Abstract: Most soils contain inorganic nitrogen (N) in the form of ammonium (NHt) and nitrate (NO)"). Nitrite (NOz) also may be present, but the amount is usually too small to warrant its determination, except in cases where NHt or NHt-forming fertilizers are applied to neutral or alkaline soils. Several other forms of inorganic N have been proposed as intermediates during microbial transformations of N in soils, including hydroxylamine (NH20H), hyponitrous acid (H2N20 2), and nitramide (NH2N02), but these compounds are thermodynamically unstable and have not been detected in soil. Until the 1950s, inorganic N was believed to account for <2% of total soil N, on the assumption that NHt and NO)" are completely recovered by extracting soil with a neutral salt solution. The validity of this assumption was challenged by the finding that some soils contain NHt in a form that is not extracted by exchange with other cations (e.g., Rodrigues, 1954; Dhariwal & Stevenson, 1958; Stevenson & Dhariwal, 1959; Bremner & Harada, 1959; Bremner, 1959; Schachtschabel, 1960, 1961; Young, 1962), and by estimates that the proportion of soil N in this form can exceed 50% for some subsurface soils (Stevenson & Dhariwal, 1959; Young, 1962). In such cases, NHt is said to be fixed, and fixed NHt has subsequently been defined as the NHt in soil that cannot be replaced by a neutral potassium salt solution (SSSA, 1987), such as 1 or 2 M KCI or 0.5 M K2S04, in contrast to exchangeable NHt, which is extractable at room temperature with such a solution. Existing information indicates that fixed NHt occurs largely, if not entirely, between the layers of 2: I-type clay minerals, particularly vermiculite and illite (hydrous mica), and that fixation results from entrapment of NHt in ditrigonal voids in the exposed surfaces upon contraction of the clay lattice (Nommik & Vahtras, 1982). The term, nonexchangeable NHt, has been used by Bremner (1965) and Keeney and Nelson (1982) in previous editions of this publication as a more precise alternative to fixed NHt. The same term is used in the present treatment, with specific reference to NHt determined by the method described in "Determination of Nonexchangeable Ammonium," which involves digestion with an HF-HCI solution following treatment of the soil with alkaline KOBr to remove exchangeable NHt and labile organic-N compounds.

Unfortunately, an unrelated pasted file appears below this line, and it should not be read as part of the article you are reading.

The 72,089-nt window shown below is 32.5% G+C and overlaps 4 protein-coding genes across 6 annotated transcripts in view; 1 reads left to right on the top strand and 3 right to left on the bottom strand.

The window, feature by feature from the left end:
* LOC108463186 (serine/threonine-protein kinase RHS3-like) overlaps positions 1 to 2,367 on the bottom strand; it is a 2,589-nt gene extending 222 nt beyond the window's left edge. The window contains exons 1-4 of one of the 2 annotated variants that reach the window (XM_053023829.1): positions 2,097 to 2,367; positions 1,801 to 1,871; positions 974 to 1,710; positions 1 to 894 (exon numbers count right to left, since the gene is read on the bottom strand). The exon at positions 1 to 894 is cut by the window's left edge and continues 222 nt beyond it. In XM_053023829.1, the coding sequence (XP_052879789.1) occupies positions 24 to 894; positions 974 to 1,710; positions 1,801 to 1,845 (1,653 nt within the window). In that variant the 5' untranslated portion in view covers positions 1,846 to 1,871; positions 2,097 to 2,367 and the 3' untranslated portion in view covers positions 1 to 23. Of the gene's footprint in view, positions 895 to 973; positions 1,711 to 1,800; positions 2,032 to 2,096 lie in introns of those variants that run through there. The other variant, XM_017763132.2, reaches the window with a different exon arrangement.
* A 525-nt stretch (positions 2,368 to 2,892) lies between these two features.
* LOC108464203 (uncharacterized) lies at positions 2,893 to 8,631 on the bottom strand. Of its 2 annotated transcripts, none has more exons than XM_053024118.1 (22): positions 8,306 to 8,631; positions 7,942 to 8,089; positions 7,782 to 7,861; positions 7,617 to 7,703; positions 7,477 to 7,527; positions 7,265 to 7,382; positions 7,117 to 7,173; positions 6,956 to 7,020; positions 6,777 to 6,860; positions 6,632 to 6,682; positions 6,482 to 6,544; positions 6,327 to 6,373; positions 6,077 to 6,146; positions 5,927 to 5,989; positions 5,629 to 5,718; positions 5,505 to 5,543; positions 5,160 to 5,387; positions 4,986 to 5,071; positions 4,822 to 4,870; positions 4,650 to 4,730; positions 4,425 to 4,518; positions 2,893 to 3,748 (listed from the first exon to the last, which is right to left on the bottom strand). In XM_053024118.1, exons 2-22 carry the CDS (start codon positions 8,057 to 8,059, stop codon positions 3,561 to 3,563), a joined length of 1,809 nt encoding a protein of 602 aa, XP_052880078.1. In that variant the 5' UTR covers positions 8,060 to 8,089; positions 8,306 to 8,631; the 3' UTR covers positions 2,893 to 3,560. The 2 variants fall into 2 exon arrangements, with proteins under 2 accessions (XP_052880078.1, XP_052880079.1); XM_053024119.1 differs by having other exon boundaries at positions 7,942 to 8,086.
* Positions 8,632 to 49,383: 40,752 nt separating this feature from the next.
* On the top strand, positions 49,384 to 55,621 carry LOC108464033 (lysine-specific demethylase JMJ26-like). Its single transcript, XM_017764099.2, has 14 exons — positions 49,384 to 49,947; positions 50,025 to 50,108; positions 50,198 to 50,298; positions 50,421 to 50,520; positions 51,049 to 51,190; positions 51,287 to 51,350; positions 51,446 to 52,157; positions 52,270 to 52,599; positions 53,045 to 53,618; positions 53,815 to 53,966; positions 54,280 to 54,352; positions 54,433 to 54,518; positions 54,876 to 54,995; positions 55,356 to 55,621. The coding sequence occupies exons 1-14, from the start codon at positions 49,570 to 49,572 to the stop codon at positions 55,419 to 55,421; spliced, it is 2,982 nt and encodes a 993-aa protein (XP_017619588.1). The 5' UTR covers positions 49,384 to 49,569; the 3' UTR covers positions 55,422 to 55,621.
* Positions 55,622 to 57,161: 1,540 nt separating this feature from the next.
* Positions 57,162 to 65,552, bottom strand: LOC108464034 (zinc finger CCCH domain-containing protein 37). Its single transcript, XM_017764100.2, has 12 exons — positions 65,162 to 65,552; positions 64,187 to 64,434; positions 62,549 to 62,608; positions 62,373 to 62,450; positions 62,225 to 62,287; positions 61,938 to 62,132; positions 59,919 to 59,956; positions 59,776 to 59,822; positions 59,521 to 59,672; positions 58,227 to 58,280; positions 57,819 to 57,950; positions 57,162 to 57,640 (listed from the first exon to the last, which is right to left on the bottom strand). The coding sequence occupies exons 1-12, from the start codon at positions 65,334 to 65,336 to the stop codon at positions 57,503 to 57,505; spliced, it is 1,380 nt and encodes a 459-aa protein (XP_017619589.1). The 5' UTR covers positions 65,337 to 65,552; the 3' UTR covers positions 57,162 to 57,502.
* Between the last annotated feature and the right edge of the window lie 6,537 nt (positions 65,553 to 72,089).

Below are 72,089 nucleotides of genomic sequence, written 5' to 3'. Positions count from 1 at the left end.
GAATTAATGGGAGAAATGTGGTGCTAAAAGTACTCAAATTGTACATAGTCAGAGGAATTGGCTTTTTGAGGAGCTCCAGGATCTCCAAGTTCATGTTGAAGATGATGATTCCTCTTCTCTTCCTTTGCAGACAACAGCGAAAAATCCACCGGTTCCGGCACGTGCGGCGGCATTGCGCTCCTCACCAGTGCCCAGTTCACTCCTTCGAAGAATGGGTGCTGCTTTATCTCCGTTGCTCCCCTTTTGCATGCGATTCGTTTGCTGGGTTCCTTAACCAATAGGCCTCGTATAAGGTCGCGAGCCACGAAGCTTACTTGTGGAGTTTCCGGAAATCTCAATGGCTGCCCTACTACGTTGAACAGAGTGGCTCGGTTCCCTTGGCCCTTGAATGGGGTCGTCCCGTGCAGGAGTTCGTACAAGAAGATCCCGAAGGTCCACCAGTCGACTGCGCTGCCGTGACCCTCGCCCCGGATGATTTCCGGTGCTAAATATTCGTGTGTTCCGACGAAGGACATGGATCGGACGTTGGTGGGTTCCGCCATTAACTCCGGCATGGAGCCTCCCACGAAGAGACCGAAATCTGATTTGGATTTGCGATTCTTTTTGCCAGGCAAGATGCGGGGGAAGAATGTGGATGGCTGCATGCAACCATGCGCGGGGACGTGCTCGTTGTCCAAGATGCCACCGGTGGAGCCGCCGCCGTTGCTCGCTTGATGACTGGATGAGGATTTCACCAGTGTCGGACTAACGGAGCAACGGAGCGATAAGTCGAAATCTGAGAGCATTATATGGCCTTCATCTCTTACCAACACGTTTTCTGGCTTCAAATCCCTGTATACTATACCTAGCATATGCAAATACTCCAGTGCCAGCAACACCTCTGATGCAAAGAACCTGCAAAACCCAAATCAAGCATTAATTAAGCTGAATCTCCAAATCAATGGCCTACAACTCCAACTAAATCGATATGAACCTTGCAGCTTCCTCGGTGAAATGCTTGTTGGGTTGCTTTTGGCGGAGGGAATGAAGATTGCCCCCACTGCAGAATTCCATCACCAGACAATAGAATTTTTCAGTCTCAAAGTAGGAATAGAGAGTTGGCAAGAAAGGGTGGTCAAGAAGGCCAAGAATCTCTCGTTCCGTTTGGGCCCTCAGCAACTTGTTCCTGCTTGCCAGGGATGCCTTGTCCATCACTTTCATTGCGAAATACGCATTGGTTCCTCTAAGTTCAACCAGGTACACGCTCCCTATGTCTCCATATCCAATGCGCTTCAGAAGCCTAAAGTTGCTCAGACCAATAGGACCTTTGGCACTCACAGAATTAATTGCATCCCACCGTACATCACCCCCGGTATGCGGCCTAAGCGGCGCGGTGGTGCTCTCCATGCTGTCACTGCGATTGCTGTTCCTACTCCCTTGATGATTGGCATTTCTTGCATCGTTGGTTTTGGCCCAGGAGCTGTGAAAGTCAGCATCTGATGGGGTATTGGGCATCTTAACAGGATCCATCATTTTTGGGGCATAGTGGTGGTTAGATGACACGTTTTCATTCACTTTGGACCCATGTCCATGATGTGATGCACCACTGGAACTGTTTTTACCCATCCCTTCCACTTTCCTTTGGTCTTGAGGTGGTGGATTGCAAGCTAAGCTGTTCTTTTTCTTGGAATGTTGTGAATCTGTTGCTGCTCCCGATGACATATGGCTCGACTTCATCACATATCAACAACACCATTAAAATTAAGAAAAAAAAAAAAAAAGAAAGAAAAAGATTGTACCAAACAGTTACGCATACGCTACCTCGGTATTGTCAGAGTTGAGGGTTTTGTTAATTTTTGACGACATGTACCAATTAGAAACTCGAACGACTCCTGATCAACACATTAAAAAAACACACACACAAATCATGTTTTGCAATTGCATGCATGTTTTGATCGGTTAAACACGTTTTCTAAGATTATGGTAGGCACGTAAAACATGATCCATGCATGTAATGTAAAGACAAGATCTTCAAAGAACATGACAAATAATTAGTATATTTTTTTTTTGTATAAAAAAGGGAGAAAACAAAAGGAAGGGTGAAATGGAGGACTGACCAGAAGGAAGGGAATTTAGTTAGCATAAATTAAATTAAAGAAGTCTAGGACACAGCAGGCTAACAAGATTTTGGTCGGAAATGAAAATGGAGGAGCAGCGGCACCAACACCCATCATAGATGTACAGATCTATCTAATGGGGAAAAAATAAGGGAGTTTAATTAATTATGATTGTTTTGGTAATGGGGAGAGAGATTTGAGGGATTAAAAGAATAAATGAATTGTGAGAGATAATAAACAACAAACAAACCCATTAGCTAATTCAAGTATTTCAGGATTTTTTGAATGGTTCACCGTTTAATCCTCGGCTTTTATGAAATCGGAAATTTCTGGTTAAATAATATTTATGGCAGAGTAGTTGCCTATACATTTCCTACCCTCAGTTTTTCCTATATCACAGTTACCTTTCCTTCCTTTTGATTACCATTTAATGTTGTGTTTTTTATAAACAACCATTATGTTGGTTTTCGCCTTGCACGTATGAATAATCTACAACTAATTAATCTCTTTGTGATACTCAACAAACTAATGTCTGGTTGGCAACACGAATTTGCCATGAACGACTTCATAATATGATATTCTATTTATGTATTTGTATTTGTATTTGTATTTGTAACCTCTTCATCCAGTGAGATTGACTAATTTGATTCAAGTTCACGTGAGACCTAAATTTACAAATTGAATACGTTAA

TL;DR: In this article, an analysis for the rapid determination of nitrate-N in plant extracts is described. And the complex formed by nitration of salicylic acid under highly acidic conditions absorbs maximally at 410 nm in basic (pH>12) solutions.
Abstract: An analysis is described for the rapid determination of nitrate‐N in plant extracts. The complex formed by nitration of salicylic acid under highly acidic conditions absorbs maximally at 410 nm in basic (pH>12) solutions. Absorbance of the chromophore is directly proportional to the amount of nitrate‐N present. Ammonium, nitrite, and chloride ions do not interfere.
TL;DR: This Review discusses the emerging important biological functions of the nitrate–nitrite–NO pathway, and highlights studies that implicate the therapeutic potential of nitrate and nitrite in conditions such as myocardial infarction, stroke, systemic and pulmonary hypertension, and gastric ulceration.
Abstract: The inorganic anions nitrate (NO3-) and nitrite (NO2-) were previously thought to be inert end products of endogenous nitric oxide (NO) metabolism However, recent studies show that these supposedly inert anions can be recycled in vivo to form NO, representing an important alternative source of NO to the classical L-arginine-NO-synthase pathway, in particular in hypoxic states This Review discusses the emerging important biological functions of the nitrate-nitrite-NO pathway, and highlights studies that implicate the therapeutic potential of nitrate and nitrite in conditions such as myocardial infarction, stroke, systemic and pulmonary hypertension, and gastric ulceration